Continue reading… “High-frequency trading faster than the speed of reality”

0

Are algorithms better storytellers than human journalists?

Articles don’t read like robots wrote them.

Narrative Science has developed an algorithm that produces a computer-written news story about every 30 seconds, Wired reports. The articles run on the websites of respected publishers like Forbes, as well as other Internet media powers (many of which are keeping their identities private).

 

 

Continue reading… “Are algorithms better storytellers than human journalists?”

0

Robotic Weather Planes Could Improve Weather Forecasts

Robotic Weather Planes Could Improve Weather Forecasts 

 Small, unmanned aerial vehicles, such as this 18-kilogram Boeing ScanEagle, could provide more precise data about weather systems.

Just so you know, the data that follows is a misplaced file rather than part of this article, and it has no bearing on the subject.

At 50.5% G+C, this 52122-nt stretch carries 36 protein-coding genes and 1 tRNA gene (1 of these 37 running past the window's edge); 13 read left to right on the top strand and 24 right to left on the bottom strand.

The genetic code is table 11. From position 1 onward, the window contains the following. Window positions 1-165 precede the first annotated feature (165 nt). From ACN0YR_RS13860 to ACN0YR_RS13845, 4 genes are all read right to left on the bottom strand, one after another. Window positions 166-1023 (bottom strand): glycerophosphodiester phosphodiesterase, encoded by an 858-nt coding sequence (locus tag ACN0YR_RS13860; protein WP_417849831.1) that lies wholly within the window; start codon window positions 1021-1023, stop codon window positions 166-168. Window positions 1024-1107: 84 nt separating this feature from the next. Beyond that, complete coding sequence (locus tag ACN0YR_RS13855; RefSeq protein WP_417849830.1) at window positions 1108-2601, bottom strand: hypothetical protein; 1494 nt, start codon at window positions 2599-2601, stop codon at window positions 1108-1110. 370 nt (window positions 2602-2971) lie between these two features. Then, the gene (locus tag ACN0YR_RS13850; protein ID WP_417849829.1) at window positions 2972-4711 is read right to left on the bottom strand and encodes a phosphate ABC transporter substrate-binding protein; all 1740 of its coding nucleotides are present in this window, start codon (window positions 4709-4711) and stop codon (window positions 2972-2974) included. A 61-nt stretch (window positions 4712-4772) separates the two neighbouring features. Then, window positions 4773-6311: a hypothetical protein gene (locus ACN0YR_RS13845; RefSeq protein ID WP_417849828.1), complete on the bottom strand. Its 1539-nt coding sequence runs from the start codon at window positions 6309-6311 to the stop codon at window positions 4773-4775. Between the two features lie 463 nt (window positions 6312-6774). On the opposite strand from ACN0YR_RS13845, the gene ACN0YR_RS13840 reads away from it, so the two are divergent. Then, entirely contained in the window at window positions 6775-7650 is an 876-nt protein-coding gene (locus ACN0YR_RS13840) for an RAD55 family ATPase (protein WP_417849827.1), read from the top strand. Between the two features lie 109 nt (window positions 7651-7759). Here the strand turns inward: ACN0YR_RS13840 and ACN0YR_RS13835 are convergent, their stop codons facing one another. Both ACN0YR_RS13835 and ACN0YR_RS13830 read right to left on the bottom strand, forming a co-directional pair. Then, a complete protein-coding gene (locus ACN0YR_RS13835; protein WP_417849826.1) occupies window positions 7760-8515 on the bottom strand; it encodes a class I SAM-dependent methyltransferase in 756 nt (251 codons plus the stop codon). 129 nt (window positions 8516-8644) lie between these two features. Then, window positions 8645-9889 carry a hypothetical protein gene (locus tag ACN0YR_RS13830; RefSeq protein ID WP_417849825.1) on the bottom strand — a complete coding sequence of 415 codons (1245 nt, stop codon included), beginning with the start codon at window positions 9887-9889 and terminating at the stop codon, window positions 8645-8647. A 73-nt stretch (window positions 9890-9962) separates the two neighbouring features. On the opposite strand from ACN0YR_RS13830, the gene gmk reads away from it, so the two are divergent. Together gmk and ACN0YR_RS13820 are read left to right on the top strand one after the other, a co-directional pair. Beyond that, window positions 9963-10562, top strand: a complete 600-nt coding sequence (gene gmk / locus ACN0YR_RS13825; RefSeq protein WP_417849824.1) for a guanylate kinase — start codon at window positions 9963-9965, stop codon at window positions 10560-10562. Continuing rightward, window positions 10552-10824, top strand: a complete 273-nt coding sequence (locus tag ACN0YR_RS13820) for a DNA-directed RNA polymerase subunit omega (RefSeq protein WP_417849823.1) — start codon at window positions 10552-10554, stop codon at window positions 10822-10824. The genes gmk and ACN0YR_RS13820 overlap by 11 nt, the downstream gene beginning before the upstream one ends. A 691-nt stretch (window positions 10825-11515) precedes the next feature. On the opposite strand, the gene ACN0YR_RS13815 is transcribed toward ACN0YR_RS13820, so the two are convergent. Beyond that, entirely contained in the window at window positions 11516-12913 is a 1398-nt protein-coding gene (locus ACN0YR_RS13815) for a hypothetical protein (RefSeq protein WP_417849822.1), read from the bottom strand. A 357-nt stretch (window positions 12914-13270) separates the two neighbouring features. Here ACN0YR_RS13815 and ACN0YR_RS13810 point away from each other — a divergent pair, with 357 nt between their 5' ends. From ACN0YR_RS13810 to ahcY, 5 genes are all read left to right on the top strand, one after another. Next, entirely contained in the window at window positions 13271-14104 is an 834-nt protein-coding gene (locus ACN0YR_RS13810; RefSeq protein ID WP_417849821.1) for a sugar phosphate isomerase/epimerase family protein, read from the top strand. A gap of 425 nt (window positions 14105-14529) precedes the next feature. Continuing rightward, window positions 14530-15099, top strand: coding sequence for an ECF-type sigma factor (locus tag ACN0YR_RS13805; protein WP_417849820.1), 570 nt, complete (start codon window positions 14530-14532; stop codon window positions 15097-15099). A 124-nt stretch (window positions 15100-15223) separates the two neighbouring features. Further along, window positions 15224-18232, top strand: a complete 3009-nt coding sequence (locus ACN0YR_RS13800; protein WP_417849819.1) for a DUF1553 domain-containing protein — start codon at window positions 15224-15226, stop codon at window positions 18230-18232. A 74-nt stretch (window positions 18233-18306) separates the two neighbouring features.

Weather forecasters may not have the best reputation for accuracy, but with today’s computational modeling, it’s possible to make pretty reliable weather predictions up to 48 hours in advance. Researchers at MIT, however, believe that autonomous aircraft running smart storm-chasing algorithms could get that figure up to four days. Better weather forecasting could help farmers and transportation authorities with planning and even save lives by providing earlier warnings about storms and severe weather, says Jonathan How, principal investigator at MIT’s Department of Aeronautics and Astronautics.

Continue reading… “Robotic Weather Planes Could Improve Weather Forecasts”

0

Portable, Noninvasive Trauma Monitors

Portable, Noninvasive Trauma Monitors 

A portable, noninvasive monitor developed by researchers at the University of Massachusetts Medical School. 

Patients with severe injuries or serious infections run the risk of circulatory shock–a life-threatening condition in which the blood can’t supply tissues with enough oxygen and nutrients. If shock is recognized in time, the patient can be resuscitated with oxygen, intravenous fluids, and medications. But catching shock early is no simple matter. A small infrared sensor currently under development at the University of Massachusetts Medical School promises to detect impending shock earlier than any other noninvasive test.

Continue reading… “Portable, Noninvasive Trauma Monitors”

0